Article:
Why would price matter more to givers than receivers? Dr. Flynn and his Stanford colleague, Gabrielle Adams, attribute it to the “egocentric bias” of givers who focus on their own experience in shopping. When they economize by giving a book, they compare it with the bracelet that they passed up.

    But the recipients have a different frame of reference. They don’t know anything about the bracelet, so they’re not using it for comparison. The salient alternative in their minds may be the possibility of no gift at all, in which case the book looks wonderfully thoughtful.

  18. December 21, 2011 at 5:20 pm

    I really like your analysis, Dane, particularly because I miss getting #5 gifts, and you put your finger so nicely on why that just doesn’t happen anymore.

    Regarding the alternative #4 route, Matthew Yglesias endorses it too, in a recent Slate column:

    The problem with presents is that you’re never going to do a better job of satisfying the gift-recipient’s preferences than she could do herself. But preference sets aren’t fixed. If someone had handed me $10, I never would have spent it buying the Cults album, for the simple reason that I hadn’t heard of the band. When it was given to me, I immediately checked it out and loved it.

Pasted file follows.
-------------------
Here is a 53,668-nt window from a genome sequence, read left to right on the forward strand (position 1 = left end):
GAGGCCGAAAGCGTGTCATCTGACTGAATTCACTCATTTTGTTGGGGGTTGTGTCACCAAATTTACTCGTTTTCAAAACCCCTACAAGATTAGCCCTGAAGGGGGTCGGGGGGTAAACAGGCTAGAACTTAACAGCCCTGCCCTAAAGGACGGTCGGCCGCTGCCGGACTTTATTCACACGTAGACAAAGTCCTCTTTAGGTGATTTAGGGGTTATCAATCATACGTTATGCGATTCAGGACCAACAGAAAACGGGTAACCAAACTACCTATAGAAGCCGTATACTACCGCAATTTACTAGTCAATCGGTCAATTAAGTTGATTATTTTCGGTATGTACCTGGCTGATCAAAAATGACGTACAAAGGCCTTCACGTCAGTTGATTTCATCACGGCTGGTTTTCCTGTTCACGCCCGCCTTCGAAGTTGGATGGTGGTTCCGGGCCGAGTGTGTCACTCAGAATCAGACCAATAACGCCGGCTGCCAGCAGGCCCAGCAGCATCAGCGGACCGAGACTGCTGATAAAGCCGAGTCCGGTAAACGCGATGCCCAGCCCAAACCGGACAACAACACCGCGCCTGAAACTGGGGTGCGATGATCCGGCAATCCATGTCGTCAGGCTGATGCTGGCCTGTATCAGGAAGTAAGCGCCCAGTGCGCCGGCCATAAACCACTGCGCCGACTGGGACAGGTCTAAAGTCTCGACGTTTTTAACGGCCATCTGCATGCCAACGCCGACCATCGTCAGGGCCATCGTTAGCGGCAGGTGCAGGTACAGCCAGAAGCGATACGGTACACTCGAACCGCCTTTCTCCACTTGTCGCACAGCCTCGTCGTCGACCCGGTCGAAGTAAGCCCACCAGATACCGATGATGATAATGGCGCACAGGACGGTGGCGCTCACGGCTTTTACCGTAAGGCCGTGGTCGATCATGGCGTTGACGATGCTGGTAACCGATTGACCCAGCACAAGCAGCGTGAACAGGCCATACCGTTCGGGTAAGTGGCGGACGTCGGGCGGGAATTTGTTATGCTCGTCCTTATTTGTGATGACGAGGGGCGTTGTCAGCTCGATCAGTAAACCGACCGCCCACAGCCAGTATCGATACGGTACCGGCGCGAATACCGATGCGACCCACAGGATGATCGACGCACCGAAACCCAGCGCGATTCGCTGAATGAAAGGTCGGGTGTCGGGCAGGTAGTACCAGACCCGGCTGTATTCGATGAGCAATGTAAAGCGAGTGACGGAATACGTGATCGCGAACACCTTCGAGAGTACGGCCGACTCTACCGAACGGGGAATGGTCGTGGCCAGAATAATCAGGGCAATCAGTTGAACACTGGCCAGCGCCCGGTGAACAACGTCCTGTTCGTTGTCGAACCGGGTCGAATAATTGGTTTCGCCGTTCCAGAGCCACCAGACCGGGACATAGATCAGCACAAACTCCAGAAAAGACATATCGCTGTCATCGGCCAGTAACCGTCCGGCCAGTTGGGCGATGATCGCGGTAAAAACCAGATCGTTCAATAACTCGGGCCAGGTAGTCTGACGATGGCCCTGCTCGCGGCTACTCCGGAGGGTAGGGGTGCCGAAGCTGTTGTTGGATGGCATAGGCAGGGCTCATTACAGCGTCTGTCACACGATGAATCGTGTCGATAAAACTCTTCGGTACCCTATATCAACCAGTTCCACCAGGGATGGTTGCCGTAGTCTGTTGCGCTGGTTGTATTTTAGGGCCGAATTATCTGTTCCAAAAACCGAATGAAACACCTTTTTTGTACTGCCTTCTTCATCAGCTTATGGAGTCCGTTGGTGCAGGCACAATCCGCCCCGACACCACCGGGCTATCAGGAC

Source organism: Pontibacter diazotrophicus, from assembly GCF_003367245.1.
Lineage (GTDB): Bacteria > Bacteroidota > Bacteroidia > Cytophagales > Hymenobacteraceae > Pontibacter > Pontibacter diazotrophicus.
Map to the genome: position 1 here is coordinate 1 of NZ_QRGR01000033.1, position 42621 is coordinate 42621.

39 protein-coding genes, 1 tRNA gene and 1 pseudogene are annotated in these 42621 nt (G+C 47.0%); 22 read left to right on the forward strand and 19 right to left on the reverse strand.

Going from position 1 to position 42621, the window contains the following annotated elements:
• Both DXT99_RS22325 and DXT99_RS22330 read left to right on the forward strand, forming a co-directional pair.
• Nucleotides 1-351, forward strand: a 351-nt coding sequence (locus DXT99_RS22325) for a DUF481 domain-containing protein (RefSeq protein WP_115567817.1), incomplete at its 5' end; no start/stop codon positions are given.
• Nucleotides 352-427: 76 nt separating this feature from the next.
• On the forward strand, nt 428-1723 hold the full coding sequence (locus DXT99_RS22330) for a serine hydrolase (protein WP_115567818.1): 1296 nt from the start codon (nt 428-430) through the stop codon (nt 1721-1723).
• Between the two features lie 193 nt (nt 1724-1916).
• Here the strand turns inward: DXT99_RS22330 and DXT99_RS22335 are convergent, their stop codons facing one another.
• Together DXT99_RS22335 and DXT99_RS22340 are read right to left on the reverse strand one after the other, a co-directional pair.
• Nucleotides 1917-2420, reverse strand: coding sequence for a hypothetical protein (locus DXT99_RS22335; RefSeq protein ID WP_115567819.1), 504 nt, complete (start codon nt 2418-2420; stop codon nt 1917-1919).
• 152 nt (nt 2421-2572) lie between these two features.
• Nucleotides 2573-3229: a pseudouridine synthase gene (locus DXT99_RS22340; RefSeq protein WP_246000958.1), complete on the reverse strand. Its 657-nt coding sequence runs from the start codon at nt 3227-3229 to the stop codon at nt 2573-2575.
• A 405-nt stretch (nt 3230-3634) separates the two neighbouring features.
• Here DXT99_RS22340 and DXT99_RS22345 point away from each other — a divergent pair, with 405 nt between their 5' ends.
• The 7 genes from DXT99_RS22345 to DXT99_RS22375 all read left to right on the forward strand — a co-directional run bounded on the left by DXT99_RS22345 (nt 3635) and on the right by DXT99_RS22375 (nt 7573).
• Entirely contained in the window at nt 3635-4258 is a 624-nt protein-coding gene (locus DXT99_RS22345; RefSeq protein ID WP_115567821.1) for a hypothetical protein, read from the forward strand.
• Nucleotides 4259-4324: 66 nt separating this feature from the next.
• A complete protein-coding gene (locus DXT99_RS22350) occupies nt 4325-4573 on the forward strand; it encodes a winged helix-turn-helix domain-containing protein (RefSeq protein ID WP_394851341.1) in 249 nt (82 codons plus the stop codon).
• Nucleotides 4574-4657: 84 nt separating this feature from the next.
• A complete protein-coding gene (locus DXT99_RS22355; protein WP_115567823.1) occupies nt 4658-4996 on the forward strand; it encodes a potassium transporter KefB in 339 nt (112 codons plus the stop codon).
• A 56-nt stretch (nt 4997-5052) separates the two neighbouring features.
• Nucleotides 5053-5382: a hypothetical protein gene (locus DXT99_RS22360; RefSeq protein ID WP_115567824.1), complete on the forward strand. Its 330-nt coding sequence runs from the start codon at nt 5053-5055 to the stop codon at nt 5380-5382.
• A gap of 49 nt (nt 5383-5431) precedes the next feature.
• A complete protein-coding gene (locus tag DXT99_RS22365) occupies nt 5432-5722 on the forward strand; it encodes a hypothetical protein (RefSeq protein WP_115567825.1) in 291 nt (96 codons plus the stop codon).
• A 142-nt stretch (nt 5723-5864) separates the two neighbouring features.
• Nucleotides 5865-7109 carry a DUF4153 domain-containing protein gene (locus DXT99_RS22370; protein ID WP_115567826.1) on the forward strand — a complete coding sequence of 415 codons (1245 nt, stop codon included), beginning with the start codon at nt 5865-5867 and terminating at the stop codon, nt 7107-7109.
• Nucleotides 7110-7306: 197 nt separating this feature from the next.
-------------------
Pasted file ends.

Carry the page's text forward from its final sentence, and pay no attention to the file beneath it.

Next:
19. January 12, 2012 at 6:50 pm

    Dane, this has nothing to do with your topic, but I wanted to put a link here somewhere to the most recent post that I put up on my new blog, and the only posts that I feel comfortable placing that link are the ones left by you and Kaimi.

    If no one else reads it besides you, it’s okay. Anyway, I went to a photography workshop with master Magnum photographer David Alan Harvey in New York City at the end of September. All participants needed to shoot a photo essay. I was originally going to do mine on a building, but the workshop began with all participants putting up a slide show. Although I had originally intended to do something else, I wound up doing a family and death oriented show. It included three shorts of Mormon missionaries.

    David then suggested that I shoot my essay on Mormon missionaries working in New York City. This link will take you to the main post that I put up last night dealing with that experience. It goes off into my own experience growing up Mormon, serving a mission, dealing with racial issues and, ultimately, marrying interracially.

    It is very long and I feared no one would read it, but I have been getting a good number of comments back, so I know some people are reading it.

    Here it is:


    And here is the master link to the series, which is not yet complete. It does include the entry that explains how this project came about: